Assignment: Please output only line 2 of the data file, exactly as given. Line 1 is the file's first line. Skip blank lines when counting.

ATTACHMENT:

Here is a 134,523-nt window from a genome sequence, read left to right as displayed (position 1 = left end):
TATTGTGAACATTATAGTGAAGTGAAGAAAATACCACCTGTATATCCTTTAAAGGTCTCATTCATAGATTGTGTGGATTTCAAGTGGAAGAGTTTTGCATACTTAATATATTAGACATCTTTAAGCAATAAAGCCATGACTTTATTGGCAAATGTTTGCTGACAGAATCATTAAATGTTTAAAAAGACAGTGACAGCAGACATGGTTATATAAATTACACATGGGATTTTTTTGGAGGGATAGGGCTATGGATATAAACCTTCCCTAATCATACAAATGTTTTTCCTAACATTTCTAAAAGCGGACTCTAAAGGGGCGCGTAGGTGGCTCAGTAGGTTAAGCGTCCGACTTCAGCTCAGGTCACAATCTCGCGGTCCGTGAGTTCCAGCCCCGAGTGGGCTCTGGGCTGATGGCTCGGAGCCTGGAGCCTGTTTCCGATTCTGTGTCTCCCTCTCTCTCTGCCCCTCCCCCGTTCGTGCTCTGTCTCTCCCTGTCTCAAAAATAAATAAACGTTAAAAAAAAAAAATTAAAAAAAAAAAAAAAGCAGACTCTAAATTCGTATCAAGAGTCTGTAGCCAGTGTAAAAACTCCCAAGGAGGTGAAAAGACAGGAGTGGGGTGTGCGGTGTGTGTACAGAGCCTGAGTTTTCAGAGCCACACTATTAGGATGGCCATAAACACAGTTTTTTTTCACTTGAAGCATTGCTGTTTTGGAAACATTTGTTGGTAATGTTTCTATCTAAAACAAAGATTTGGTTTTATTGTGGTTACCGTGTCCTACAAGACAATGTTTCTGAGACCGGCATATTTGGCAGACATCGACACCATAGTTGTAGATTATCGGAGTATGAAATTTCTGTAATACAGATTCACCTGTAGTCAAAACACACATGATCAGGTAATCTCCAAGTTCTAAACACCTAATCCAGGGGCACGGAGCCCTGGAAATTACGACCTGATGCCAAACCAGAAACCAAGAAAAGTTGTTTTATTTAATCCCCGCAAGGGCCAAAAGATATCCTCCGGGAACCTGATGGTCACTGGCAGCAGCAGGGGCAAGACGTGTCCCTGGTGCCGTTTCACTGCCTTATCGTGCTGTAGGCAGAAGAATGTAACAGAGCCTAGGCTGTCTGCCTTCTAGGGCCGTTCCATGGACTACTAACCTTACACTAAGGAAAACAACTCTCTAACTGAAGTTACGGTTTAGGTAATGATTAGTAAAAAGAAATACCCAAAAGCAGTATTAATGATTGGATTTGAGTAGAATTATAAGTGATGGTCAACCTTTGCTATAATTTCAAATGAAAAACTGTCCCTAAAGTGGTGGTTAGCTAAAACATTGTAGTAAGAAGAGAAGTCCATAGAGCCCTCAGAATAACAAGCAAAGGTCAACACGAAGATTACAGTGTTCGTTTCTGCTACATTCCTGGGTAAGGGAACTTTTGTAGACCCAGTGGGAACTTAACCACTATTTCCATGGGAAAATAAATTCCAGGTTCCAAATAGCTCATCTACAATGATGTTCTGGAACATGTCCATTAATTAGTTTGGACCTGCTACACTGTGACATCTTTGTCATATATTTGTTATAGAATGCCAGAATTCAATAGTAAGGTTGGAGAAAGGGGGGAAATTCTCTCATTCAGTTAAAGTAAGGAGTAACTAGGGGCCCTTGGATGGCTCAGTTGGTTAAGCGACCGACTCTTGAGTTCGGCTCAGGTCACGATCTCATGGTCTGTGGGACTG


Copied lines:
TATTGTGAACATTATAGTGAAGTGAAGAAAATACCACCTGTATATCCTTTAAAGGTCTCATTCATAGATTGTGTGGATTTCAAGTGGAAGAGTTTTGCATACTTAATATATTAGACATCTTTAAGCAATAAAGCCATGACTTTATTGGCAAATGTTTGCTGACAGAATCATTAAATGTTTAAAAAGACAGTGACAGCAGACATGGTTATATAAATTACACATGGGATTTTTTTGGAGGGATAGGGCTATGGATATAAACCTTCCCTAATCATACAAATGTTTTTCCTAACATTTCTAAAAGCGGACTCTAAAGGGGCGCGTAGGTGGCTCAGTAGGTTAAGCGTCCGACTTCAGCTCAGGTCACAATCTCGCGGTCCGTGAGTTCCAGCCCCGAGTGGGCTCTGGGCTGATGGCTCGGAGCCTGGAGCCTGTTTCCGATTCTGTGTCTCCCTCTCTCTCTGCCCCTCCCCCGTTCGTGCTCTGTCTCTCCCTGTCTCAAAAATAAATAAACGTTAAAAAAAAAAAATTAAAAAAAAAAAAAAAGCAGACTCTAAATTCGTATCAAGAGTCTGTAGCCAGTGTAAAAACTCCCAAGGAGGTGAAAAGACAGGAGTGGGGTGTGCGGTGTGTGTACAGAGCCTGAGTTTTCAGAGCCACACTATTAGGATGGCCATAAACACAGTTTTTTTTCACTTGAAGCATTGCTGTTTTGGAAACATTTGTTGGTAATGTTTCTATCTAAAACAAAGATTTGGTTTTATTGTGGTTACCGTGTCCTACAAGACAATGTTTCTGAGACCGGCATATTTGGCAGACATCGACACCATAGTTGTAGATTATCGGAGTATGAAATTTCTGTAATACAGATTCACCTGTAGTCAAAACACACATGATCAGGTAATCTCCAAGTTCTAAACACCTAATCCAGGGGCACGGAGCCCTGGAAATTACGACCTGATGCCAAACCAGAAACCAAGAAAAGTTGTTTTATTTAATCCCCGCAAGGGCCAAAAGATATCCTCCGGGAACCTGATGGTCACTGGCAGCAGCAGGGGCAAGACGTGTCCCTGGTGCCGTTTCACTGCCTTATCGTGCTGTAGGCAGAAGAATGTAACAGAGCCTAGGCTGTCTGCCTTCTAGGGCCGTTCCATGGACTACTAACCTTACACTAAGGAAAACAACTCTCTAACTGAAGTTACGGTTTAGGTAATGATTAGTAAAAAGAAATACCCAAAAGCAGTATTAATGATTGGATTTGAGTAGAATTATAAGTGATGGTCAACCTTTGCTATAATTTCAAATGAAAAACTGTCCCTAAAGTGGTGGTTAGCTAAAACATTGTAGTAAGAAGAGAAGTCCATAGAGCCCTCAGAATAACAAGCAAAGGTCAACACGAAGATTACAGTGTTCGTTTCTGCTACATTCCTGGGTAAGGGAACTTTTGTAGACCCAGTGGGAACTTAACCACTATTTCCATGGGAAAATAAATTCCAGGTTCCAAATAGCTCATCTACAATGATGTTCTGGAACATGTCCATTAATTAGTTTGGACCTGCTACACTGTGACATCTTTGTCATATATTTGTTATAGAATGCCAGAATTCAATAGTAAGGTTGGAGAAAGGGGGGAAATTCTCTCATTCAGTTAAAGTAAGGAGTAACTAGGGGCCCTTGGATGGCTCAGTTGGTTAAGCGACCGACTCTTGAGTTCGGCTCAGGTCACGATCTCATGGTCTGTGGGACTG